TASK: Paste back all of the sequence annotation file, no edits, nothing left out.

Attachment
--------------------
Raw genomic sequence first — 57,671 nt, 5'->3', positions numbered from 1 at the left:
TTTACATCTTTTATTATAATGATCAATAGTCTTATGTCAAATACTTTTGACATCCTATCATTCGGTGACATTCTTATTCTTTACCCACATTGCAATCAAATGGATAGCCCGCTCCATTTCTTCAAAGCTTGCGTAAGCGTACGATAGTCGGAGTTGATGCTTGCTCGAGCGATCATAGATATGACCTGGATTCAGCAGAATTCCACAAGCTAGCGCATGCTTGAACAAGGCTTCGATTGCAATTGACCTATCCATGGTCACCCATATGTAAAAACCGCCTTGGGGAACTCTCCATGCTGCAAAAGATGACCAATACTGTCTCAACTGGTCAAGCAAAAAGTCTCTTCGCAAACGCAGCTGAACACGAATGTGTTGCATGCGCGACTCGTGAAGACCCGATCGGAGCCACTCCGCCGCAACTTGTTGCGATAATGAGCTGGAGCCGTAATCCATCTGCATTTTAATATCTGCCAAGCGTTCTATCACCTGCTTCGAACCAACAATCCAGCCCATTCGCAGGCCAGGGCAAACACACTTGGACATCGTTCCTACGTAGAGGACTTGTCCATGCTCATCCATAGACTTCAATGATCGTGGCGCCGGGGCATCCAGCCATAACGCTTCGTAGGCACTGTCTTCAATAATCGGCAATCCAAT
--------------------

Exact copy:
Raw genomic sequence first — 57,671 nt, 5'->3', positions numbered from 1 at the left:
TTTACATCTTTTATTATAATGATCAATAGTCTTATGTCAAATACTTTTGACATCCTATCATTCGGTGACATTCTTATTCTTTACCCACATTGCAATCAAATGGATAGCCCGCTCCATTTCTTCAAAGCTTGCGTAAGCGTACGATAGTCGGAGTTGATGCTTGCTCGAGCGATCATAGATATGACCTGGATTCAGCAGAATTCCACAAGCTAGCGCATGCTTGAACAAGGCTTCGATTGCAATTGACCTATCCATGGTCACCCATATGTAAAAACCGCCTTGGGGAACTCTCCATGCTGCAAAAGATGACCAATACTGTCTCAACTGGTCAAGCAAAAAGTCTCTTCGCAAACGCAGCTGAACACGAATGTGTTGCATGCGCGACTCGTGAAGACCCGATCGGAGCCACTCCGCCGCAACTTGTTGCGATAATGAGCTGGAGCCGTAATCCATCTGCATTTTAATATCTGCCAAGCGTTCTATCACCTGCTTCGAACCAACAATCCAGCCCATTCGCAGGCCAGGGCAAACACACTTGGACATCGTTCCTACGTAGAGGACTTGTCCATGCTCATCCATAGACTTCAATGATCGTGGCGCCGGGGCATCCAGCCATAACGCTTCGTAGGCACTGTCTTCAATAATCGGCAATCCAAT